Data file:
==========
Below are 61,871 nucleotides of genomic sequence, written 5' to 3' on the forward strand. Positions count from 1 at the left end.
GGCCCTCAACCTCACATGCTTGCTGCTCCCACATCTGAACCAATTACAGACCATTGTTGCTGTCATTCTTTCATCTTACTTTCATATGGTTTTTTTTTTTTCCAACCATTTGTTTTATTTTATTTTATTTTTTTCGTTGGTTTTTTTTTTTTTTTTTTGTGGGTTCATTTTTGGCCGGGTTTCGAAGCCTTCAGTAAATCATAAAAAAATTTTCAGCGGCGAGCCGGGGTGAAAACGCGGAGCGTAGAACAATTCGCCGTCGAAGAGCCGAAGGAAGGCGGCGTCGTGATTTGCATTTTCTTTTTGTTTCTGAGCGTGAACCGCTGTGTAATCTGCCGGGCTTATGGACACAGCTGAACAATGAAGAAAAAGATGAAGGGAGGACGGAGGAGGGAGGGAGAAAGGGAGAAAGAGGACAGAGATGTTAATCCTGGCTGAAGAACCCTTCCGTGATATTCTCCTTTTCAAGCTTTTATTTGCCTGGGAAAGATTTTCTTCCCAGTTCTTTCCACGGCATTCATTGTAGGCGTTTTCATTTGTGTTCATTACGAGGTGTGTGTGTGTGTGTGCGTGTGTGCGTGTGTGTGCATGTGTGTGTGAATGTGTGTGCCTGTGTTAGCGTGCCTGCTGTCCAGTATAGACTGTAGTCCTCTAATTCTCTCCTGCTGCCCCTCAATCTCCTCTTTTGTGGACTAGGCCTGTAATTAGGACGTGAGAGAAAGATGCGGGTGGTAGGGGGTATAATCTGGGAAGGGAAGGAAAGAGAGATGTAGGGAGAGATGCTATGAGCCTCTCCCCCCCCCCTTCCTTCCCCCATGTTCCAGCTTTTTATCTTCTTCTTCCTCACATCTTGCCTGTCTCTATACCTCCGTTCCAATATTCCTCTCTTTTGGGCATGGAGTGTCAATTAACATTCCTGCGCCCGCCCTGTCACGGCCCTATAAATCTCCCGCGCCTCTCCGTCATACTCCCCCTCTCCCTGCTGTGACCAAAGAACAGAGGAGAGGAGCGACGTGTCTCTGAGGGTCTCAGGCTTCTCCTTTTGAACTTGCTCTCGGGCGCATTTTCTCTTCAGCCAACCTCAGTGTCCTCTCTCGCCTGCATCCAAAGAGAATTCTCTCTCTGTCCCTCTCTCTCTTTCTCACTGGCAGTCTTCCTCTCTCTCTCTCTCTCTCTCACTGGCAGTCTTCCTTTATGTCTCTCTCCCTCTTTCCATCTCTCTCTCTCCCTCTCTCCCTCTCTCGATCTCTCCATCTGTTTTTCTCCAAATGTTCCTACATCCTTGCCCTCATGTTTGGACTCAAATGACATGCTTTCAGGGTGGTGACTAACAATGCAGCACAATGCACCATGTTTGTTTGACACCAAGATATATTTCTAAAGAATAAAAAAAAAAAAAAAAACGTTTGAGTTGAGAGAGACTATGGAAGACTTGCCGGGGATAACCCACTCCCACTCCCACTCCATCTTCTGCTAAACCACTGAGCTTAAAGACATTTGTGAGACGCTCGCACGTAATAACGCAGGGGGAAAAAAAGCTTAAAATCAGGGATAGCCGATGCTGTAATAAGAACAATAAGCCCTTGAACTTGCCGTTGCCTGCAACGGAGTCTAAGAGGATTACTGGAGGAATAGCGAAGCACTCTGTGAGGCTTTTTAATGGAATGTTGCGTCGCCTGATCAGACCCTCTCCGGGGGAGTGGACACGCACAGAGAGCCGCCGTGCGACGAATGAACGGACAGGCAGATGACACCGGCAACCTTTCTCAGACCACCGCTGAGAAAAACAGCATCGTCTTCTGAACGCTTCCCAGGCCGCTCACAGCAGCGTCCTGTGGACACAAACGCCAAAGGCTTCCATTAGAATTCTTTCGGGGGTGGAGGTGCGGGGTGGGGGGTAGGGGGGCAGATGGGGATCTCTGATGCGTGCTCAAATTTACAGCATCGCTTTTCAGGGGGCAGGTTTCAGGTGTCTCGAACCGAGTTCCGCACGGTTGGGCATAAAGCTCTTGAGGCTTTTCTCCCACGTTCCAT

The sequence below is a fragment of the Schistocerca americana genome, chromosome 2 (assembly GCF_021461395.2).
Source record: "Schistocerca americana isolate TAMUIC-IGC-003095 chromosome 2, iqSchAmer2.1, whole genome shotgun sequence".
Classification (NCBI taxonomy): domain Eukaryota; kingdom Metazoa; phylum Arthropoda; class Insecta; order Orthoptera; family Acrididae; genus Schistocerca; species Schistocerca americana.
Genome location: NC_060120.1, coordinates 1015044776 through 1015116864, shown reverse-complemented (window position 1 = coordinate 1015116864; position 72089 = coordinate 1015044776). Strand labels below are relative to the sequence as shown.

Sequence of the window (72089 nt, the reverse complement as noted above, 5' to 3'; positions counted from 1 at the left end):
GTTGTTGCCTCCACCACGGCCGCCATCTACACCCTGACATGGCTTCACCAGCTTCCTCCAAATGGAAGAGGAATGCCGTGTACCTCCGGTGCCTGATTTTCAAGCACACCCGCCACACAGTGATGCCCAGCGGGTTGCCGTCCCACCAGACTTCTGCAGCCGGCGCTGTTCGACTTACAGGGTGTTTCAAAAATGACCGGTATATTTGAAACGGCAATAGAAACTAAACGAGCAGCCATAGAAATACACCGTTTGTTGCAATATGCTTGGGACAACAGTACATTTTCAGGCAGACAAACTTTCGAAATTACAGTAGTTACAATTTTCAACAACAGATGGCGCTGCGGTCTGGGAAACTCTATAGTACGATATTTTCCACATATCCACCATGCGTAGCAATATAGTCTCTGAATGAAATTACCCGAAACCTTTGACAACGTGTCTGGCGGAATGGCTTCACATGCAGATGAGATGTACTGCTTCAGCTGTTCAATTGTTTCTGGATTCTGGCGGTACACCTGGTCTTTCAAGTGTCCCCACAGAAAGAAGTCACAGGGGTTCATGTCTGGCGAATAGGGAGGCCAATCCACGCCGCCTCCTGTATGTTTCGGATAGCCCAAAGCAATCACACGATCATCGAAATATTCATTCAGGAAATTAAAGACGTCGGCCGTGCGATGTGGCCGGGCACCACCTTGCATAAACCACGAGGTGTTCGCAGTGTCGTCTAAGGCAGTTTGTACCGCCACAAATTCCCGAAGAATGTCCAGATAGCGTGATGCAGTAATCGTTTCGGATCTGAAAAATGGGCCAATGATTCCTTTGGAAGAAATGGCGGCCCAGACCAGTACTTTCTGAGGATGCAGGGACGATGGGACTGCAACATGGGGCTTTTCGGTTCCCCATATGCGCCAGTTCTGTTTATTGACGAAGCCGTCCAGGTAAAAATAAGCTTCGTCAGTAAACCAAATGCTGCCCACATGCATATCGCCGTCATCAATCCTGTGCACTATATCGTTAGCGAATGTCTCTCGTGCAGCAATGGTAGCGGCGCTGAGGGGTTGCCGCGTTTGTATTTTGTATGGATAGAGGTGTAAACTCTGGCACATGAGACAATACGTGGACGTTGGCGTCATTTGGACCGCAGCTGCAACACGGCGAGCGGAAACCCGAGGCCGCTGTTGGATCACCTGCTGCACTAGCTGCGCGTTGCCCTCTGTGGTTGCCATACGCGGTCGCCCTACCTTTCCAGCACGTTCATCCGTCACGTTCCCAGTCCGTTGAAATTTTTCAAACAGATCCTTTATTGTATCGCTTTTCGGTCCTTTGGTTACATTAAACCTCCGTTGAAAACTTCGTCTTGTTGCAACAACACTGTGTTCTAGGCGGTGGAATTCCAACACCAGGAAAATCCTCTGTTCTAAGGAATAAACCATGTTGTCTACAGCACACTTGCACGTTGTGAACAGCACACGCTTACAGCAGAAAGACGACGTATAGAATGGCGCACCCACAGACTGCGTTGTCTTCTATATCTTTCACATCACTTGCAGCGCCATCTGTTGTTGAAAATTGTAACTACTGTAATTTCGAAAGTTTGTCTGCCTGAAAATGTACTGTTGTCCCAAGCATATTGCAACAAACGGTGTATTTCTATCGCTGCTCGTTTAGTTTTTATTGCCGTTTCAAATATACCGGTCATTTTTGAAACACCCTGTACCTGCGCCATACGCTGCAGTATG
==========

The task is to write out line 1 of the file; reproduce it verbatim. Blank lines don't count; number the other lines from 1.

Below are 61,871 nucleotides of genomic sequence, written 5' to 3' on the forward strand. Positions count from 1 at the left end.